west. It was believed that if either or both of these cam 
paigns were successful, the downfall of the Confederacy would 
be assured. 







In April, 1864, General Meade s headquarters lay north of the Rapidan. The Signal Corps was kept busy 
transmitting the orders preliminary to the Wilderness campaign, which was to begin May 5th. The head 
quarters are below the brow of the hill. A most important part of the Signal Corps duty was the inter 
ception and translation of messages interchanged between the Confederate signal-men. A veteran of 
Sheridan s army tells of his impressions as follows: "On the evening of the 18th of October, 1864, the sol 
diers of Sheridan s army lay in their lines at Cedar Creek. Our attention was suddenly directed to the 
ridge of Massanutten, or Three Top Mountain, the slope of which covered the left wing of the army the 
Eighth Corps. A lively series of signals w T as being flashed out from the peak, and it was evident that mes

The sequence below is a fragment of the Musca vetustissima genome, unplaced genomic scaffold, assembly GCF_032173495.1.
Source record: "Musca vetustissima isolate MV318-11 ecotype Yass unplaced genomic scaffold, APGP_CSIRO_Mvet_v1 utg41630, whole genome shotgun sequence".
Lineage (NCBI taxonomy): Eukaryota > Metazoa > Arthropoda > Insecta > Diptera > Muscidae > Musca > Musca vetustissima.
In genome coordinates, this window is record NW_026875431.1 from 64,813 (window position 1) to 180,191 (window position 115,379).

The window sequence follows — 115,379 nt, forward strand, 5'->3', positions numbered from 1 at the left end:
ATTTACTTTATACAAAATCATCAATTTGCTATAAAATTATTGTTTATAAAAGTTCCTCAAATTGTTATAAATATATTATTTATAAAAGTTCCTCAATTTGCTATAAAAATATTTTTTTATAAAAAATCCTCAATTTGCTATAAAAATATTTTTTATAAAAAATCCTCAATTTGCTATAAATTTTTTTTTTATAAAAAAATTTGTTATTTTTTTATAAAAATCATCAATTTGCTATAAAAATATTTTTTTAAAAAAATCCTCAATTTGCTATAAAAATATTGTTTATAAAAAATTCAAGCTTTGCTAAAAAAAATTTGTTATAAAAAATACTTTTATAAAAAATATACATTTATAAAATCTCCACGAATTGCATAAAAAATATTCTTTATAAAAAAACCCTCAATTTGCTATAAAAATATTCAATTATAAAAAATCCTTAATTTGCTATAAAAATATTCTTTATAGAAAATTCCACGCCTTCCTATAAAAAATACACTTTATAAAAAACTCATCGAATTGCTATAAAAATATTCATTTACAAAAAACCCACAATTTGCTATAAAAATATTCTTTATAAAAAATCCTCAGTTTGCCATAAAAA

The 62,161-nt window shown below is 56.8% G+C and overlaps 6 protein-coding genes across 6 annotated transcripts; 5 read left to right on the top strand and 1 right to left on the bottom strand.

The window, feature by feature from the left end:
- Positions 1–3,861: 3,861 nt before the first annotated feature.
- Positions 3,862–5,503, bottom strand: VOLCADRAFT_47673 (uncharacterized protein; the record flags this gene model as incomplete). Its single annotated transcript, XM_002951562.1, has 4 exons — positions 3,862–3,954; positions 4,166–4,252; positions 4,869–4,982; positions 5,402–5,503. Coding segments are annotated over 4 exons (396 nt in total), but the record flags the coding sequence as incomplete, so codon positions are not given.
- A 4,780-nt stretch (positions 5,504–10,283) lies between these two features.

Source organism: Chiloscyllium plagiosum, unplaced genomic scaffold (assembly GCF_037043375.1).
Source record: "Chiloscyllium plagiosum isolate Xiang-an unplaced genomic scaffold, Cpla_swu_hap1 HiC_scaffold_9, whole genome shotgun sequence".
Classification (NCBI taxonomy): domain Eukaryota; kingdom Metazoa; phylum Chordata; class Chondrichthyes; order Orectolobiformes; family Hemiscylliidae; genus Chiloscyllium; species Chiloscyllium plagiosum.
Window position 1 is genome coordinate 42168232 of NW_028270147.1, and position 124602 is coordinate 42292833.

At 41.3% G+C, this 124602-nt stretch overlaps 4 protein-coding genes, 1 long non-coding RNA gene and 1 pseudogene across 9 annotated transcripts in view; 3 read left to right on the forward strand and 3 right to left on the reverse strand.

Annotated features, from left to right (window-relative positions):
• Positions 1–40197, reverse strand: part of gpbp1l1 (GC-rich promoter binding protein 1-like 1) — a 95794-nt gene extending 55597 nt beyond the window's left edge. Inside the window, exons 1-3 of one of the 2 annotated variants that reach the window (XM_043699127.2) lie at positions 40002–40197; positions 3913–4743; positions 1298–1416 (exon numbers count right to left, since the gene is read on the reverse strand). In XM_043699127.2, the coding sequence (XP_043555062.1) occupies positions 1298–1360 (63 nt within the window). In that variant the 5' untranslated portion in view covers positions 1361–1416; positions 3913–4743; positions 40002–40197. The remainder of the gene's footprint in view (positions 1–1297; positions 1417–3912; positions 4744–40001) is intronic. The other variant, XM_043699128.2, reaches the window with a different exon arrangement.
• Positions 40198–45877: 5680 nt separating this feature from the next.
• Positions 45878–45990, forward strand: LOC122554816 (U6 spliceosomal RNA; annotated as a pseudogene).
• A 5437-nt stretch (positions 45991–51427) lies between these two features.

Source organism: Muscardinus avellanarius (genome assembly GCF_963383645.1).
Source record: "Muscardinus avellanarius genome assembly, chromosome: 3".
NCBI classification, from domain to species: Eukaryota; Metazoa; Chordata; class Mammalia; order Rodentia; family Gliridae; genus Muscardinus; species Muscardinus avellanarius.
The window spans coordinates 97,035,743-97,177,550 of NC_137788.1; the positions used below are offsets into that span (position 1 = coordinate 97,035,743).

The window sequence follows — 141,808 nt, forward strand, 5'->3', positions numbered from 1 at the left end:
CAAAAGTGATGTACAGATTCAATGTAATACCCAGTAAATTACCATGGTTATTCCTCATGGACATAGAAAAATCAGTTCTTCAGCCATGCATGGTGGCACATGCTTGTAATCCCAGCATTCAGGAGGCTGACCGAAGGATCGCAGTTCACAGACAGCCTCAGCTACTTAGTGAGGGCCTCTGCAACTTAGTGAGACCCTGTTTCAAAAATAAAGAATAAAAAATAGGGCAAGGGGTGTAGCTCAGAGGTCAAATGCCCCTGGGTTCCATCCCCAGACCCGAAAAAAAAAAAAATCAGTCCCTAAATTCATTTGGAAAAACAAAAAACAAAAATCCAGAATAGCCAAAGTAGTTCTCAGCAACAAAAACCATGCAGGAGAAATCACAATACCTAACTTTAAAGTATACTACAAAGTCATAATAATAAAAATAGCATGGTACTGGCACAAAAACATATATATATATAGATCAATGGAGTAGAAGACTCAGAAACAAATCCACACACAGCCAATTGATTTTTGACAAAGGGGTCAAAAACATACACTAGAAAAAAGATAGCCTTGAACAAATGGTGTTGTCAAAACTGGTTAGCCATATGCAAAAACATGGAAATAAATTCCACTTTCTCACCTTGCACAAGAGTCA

sages were being sent both eastward and westward of the ridge. I can recall now the feeling with which 
we looked up at those flashes going over our heads, knowing that they must be Confederate messages. It 
was only later that we learned that a keen-eyed Union officer had been able to read the message: To 
Lieutenant-General Early. Be ready to move as soon as my forces join you, and we w r ill crush Sheridan. 
Longstreet, Lieutenant-General. The sturdiness of Sheridan s veterans and the fresh spirit put into the 
hearts of the men by the return of Sheridan himself from Winchester, twenty miles away, a ride rendered 
immortal by Read s poem, proved too much at last for the pluck and persistency of Early s worn-out troops." 


On a recommendation of General Meade s, the Army of 
the Potomac was reorganized into three corps instead of the 
previous five. The Second, Fifth, and Sixth corps were re 
tained, absorbing the First and Third. 

Hancock was in command of the Second; Warren, the 
Fifth; and Sedgwick, the Sixth. Sheridan was at the head of 
the cavalry. The Ninth Corps acted as a separate army under 
Burnside, and was now protecting the Orange and Alexandria 
Railroad. As soon as Meade had crossed the Rapidan, Burn- 
side was ordered to move promptly, and he reached the battle 
field of the Wilderness on the morning of May 6th. On May 
24th his corps was assigned to the Army of the Potomac. The 
Union forces, including the Ninth Corps, numbered about one